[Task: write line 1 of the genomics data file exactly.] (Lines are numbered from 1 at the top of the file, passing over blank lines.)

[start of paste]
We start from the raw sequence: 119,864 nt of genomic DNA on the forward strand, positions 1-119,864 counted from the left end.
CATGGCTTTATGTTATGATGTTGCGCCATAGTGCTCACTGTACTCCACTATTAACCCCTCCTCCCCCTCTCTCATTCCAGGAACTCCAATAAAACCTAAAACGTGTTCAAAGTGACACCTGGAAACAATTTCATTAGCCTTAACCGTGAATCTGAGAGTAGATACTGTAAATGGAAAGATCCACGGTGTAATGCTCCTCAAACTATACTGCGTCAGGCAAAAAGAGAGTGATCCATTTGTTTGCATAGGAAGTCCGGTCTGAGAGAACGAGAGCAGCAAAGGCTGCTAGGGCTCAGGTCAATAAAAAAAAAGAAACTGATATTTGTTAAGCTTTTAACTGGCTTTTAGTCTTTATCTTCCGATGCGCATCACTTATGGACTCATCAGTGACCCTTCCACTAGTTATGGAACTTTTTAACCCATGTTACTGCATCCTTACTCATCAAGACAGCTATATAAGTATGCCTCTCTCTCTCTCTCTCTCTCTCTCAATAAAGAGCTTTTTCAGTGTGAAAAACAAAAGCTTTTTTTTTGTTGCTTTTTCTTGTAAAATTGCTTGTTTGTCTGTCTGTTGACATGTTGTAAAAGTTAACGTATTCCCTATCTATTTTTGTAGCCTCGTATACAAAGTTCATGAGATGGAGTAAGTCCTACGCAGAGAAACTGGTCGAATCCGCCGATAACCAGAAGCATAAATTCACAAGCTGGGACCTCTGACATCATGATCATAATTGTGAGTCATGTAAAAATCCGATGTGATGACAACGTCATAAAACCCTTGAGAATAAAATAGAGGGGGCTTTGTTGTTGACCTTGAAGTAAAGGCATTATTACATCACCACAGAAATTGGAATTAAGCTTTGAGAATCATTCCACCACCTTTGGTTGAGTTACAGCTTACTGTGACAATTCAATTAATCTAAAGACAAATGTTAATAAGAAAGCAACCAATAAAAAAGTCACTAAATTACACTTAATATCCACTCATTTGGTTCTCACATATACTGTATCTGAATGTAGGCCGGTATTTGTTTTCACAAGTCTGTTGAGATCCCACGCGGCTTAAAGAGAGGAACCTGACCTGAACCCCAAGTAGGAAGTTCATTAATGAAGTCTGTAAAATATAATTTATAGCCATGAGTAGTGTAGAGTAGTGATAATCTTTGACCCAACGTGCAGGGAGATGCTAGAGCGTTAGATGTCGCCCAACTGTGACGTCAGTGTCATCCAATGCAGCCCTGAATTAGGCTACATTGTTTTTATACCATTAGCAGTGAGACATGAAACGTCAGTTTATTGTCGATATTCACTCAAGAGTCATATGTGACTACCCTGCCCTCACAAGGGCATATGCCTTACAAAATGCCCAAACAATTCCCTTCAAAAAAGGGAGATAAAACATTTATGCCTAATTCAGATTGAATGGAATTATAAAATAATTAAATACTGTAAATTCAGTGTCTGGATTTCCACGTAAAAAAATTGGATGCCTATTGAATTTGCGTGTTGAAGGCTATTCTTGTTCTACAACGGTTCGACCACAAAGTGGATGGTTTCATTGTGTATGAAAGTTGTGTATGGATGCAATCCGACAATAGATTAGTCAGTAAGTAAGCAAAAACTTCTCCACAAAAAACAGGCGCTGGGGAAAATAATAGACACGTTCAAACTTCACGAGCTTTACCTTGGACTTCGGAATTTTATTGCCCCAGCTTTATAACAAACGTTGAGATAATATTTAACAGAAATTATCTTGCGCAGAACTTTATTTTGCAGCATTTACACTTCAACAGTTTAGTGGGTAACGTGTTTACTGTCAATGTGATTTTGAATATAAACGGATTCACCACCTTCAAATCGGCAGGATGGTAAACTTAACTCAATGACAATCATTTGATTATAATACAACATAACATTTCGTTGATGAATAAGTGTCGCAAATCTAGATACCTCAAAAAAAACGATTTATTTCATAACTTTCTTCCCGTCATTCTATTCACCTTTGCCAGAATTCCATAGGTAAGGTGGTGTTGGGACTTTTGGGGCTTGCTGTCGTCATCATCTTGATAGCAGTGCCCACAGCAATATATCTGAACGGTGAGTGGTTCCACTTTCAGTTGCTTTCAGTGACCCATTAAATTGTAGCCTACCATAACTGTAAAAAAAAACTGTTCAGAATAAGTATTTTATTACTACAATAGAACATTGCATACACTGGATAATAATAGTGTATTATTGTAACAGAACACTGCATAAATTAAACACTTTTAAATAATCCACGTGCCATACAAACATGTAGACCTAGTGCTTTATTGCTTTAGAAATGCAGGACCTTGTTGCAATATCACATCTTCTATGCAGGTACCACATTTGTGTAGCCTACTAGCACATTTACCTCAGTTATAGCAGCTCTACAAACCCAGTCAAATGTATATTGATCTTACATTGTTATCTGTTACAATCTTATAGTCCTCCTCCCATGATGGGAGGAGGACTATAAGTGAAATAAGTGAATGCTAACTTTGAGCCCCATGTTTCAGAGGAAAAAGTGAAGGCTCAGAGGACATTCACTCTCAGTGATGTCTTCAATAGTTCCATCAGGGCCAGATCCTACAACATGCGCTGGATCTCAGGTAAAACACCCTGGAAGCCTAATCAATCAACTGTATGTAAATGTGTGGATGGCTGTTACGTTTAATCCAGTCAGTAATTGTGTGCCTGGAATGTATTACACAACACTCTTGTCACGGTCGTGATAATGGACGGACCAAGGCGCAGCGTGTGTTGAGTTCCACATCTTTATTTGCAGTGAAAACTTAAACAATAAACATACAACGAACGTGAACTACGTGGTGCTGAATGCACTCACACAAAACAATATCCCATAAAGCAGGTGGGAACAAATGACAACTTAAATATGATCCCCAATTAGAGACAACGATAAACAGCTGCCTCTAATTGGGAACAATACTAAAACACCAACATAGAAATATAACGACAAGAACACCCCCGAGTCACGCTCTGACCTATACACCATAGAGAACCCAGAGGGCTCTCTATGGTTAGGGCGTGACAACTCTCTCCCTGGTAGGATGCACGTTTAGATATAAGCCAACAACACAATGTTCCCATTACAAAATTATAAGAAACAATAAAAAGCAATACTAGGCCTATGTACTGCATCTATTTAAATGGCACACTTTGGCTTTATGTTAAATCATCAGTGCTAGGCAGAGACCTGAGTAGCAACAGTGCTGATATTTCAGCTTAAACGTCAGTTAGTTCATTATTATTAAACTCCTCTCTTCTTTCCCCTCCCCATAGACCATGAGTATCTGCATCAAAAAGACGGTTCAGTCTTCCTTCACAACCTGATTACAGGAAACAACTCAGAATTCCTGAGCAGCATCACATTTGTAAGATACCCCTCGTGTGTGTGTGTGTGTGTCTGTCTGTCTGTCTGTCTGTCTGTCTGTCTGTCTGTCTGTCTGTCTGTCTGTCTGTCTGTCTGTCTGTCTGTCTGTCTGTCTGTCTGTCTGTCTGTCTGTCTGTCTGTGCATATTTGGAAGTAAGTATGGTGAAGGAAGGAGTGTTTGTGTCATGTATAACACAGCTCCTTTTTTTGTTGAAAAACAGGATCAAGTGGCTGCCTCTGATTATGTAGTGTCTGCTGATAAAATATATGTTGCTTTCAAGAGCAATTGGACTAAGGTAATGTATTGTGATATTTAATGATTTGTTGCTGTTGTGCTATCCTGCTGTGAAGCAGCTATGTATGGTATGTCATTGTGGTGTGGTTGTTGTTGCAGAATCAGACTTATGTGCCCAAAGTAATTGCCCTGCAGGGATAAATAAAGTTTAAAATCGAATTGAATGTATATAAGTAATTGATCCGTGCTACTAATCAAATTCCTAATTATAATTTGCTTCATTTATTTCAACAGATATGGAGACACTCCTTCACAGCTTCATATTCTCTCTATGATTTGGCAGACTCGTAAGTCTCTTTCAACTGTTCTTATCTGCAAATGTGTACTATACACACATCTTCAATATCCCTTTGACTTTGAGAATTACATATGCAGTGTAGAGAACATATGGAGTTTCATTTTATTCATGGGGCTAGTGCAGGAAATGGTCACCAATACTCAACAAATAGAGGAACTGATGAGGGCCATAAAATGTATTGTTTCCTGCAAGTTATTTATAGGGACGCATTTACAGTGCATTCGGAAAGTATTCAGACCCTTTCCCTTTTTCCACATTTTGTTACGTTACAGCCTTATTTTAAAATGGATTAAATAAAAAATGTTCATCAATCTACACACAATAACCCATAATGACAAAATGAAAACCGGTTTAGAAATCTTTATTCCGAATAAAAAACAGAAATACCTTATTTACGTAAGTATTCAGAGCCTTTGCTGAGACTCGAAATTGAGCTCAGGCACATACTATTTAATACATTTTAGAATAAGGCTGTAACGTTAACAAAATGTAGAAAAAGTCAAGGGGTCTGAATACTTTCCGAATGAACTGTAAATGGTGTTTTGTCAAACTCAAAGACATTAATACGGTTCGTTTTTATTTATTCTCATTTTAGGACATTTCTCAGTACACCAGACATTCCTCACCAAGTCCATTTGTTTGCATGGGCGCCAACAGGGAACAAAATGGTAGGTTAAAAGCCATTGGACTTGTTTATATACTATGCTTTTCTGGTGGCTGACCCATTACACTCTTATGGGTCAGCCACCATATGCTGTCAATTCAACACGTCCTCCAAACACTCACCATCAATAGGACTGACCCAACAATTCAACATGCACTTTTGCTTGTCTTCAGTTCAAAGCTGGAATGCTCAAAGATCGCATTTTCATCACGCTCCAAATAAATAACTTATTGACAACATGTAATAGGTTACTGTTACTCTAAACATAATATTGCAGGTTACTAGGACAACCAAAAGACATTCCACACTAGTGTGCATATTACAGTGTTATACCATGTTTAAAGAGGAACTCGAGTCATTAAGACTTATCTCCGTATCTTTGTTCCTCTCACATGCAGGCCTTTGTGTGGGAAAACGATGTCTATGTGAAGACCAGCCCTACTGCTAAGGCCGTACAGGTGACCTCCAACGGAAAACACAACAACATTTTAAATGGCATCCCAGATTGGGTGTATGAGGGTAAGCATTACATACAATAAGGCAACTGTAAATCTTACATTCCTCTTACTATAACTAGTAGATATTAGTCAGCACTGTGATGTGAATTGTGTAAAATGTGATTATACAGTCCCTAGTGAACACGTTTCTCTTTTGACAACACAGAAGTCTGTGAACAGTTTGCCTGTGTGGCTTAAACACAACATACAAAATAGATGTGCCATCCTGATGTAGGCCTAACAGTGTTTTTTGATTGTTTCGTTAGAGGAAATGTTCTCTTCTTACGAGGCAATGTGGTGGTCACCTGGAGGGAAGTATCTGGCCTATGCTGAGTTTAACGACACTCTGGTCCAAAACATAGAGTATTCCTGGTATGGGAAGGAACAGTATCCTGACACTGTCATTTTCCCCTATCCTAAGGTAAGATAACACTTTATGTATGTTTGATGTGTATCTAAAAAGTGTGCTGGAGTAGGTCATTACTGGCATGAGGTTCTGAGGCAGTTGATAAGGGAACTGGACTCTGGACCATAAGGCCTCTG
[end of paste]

We start from the raw sequence: 119,864 nt of genomic DNA on the forward strand, positions 1-119,864 counted from the left end.